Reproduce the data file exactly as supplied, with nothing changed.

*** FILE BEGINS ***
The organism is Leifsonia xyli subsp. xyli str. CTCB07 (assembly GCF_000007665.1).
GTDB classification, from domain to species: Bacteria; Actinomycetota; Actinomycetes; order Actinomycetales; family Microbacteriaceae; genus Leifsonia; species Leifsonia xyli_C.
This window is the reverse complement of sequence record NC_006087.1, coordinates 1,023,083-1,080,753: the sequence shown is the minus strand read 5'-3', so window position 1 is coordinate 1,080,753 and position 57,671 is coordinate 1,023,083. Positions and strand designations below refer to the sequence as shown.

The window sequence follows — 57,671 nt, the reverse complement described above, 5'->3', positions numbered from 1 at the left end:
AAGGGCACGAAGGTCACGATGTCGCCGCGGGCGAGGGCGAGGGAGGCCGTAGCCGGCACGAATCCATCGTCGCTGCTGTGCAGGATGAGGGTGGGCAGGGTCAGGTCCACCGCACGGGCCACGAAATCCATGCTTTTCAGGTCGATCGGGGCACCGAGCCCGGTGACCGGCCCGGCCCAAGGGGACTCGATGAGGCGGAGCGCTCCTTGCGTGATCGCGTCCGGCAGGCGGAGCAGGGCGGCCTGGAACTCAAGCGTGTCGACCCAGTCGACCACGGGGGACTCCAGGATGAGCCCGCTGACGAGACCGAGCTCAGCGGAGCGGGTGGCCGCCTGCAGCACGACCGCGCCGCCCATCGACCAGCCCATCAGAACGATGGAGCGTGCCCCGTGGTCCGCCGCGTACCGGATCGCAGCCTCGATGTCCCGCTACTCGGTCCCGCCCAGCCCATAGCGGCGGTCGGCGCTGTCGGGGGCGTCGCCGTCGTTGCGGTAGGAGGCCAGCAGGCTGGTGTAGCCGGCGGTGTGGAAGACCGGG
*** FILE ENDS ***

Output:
The organism is Leifsonia xyli subsp. xyli str. CTCB07 (assembly GCF_000007665.1).
GTDB classification, from domain to species: Bacteria; Actinomycetota; Actinomycetes; order Actinomycetales; family Microbacteriaceae; genus Leifsonia; species Leifsonia xyli_C.
This window is the reverse complement of sequence record NC_006087.1, coordinates 1,023,083-1,080,753: the sequence shown is the minus strand read 5'-3', so window position 1 is coordinate 1,080,753 and position 57,671 is coordinate 1,023,083. Positions and strand designations below refer to the sequence as shown.

The window sequence follows — 57,671 nt, the reverse complement described above, 5'->3', positions numbered from 1 at the left end:
AAGGGCACGAAGGTCACGATGTCGCCGCGGGCGAGGGCGAGGGAGGCCGTAGCCGGCACGAATCCATCGTCGCTGCTGTGCAGGATGAGGGTGGGCAGGGTCAGGTCCACCGCACGGGCCACGAAATCCATGCTTTTCAGGTCGATCGGGGCACCGAGCCCGGTGACCGGCCCGGCCCAAGGGGACTCGATGAGGCGGAGCGCTCCTTGCGTGATCGCGTCCGGCAGGCGGAGCAGGGCGGCCTGGAACTCAAGCGTGTCGACCCAGTCGACCACGGGGGACTCCAGGATGAGCCCGCTGACGAGACCGAGCTCAGCGGAGCGGGTGGCCGCCTGCAGCACGACCGCGCCGCCCATCGACCAGCCCATCAGAACGATGGAGCGTGCCCCGTGGTCCGCCGCGTACCGGATCGCAGCCTCGATGTCCCGCTACTCGGTCCCGCCCAGCCCATAGCGGCGGTCGGCGCTGTCGGGGGCGTCGCCGTCGTTGCGGTAGGAGGCCAGCAGGCTGGTGTAGCCGGCGGTGTGGAAGACCGGG